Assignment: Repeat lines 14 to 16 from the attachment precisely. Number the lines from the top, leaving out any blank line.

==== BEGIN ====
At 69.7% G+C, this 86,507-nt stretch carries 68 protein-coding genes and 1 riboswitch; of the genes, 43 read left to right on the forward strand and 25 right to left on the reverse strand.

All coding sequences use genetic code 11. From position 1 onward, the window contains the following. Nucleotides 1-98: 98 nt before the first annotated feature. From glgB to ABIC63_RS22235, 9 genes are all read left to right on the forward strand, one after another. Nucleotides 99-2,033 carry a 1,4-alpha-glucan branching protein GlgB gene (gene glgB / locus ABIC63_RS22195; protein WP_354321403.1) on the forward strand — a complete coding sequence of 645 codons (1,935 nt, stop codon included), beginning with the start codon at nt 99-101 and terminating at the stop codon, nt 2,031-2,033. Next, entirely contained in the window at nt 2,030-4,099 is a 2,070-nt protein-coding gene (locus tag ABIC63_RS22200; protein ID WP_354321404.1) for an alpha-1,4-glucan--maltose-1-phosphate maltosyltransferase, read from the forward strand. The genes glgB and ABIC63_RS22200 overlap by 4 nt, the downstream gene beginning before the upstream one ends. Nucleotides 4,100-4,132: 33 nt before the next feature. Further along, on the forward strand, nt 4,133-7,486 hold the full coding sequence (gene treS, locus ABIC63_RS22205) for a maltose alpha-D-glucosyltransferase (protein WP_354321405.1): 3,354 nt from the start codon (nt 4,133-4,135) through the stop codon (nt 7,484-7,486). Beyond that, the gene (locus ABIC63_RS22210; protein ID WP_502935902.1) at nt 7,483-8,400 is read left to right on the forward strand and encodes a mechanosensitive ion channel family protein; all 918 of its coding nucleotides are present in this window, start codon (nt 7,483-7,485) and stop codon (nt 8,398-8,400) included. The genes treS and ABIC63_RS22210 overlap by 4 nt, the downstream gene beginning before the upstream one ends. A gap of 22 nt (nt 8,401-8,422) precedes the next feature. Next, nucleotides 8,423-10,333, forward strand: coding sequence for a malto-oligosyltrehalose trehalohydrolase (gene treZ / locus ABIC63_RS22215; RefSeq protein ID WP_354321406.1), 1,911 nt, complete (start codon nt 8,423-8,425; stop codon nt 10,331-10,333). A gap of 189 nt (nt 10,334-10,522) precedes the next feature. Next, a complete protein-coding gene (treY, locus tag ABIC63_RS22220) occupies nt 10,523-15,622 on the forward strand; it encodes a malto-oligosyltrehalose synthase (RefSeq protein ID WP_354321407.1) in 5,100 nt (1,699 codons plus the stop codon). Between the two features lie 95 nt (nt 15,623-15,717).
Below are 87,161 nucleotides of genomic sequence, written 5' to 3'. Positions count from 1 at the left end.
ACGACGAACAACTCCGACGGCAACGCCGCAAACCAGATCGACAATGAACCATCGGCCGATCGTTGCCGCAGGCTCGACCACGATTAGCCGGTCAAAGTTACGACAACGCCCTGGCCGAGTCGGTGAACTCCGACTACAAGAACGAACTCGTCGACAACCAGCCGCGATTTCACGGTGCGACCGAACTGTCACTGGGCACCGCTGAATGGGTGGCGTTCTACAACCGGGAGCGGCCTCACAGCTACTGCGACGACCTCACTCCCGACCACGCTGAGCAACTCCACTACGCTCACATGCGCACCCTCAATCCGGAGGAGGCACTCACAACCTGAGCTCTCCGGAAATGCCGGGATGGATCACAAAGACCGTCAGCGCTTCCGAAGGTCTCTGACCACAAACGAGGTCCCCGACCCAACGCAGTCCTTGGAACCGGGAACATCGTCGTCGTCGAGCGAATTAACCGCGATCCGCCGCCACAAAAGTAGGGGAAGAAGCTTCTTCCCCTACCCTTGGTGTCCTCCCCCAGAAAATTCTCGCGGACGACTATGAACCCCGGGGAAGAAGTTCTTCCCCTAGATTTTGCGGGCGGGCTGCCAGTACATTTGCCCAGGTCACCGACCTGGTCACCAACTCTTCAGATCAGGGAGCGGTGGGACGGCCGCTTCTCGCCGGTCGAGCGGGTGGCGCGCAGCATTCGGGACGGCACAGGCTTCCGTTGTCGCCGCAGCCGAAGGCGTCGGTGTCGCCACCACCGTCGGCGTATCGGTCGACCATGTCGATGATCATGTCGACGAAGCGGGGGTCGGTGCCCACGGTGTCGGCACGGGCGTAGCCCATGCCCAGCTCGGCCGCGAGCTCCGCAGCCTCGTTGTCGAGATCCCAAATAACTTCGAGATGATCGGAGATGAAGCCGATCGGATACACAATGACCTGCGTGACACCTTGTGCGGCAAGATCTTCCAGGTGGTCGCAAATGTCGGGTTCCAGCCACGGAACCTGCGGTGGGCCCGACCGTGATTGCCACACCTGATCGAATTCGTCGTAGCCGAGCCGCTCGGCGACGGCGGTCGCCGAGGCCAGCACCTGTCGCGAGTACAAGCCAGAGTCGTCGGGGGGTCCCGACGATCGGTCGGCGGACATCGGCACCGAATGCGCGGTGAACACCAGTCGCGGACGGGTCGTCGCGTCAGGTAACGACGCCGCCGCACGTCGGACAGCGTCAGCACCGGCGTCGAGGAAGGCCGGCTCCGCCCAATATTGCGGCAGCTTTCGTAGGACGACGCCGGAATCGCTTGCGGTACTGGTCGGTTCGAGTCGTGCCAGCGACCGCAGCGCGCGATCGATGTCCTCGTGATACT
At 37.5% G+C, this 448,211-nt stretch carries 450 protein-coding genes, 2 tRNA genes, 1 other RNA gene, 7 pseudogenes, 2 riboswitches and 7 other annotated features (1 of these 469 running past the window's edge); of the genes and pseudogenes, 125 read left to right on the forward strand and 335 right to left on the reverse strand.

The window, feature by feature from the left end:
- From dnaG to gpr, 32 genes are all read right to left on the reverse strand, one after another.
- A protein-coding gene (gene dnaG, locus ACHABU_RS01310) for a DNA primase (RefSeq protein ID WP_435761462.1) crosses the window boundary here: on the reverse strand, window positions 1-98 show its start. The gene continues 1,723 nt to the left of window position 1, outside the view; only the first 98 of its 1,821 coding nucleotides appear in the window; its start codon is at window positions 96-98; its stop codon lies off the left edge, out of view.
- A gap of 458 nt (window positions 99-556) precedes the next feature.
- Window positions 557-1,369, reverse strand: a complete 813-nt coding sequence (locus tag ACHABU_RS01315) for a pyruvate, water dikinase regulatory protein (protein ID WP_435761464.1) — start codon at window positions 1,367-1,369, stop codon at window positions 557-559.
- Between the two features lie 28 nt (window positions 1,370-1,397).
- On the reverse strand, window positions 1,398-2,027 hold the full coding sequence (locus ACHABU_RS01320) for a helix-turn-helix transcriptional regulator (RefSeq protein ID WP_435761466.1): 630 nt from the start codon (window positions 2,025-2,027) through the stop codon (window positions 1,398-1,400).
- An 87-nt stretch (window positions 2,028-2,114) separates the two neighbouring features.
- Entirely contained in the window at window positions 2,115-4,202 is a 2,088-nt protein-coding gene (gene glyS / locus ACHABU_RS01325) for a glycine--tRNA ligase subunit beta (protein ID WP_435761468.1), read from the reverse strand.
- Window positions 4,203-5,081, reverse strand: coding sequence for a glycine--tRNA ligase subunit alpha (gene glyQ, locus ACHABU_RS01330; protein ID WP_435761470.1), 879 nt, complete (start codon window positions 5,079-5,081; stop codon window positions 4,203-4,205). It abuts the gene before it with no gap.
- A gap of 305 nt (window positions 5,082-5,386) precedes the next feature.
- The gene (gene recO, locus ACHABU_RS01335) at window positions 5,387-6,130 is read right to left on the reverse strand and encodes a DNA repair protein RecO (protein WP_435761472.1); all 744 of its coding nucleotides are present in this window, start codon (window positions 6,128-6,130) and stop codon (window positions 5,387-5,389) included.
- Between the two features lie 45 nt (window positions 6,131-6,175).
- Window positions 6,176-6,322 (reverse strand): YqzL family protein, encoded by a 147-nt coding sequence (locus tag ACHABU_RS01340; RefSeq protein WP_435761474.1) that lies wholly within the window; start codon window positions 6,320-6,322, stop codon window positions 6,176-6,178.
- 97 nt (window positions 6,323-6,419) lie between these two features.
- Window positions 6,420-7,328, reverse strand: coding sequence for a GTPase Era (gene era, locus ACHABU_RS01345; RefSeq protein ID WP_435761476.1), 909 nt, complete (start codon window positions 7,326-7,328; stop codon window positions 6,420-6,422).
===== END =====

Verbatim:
- Entirely contained in the window at window positions 2,115-4,202 is a 2,088-nt protein-coding gene (gene glyS / locus ACHABU_RS01325) for a glycine--tRNA ligase subunit beta (protein ID WP_435761468.1), read from the reverse strand.
- Window positions 4,203-5,081, reverse strand: coding sequence for a glycine--tRNA ligase subunit alpha (gene glyQ, locus ACHABU_RS01330; protein ID WP_435761470.1), 879 nt, complete (start codon window positions 5,079-5,081; stop codon window positions 4,203-4,205). It abuts the gene before it with no gap.
- A gap of 305 nt (window positions 5,082-5,386) precedes the next feature.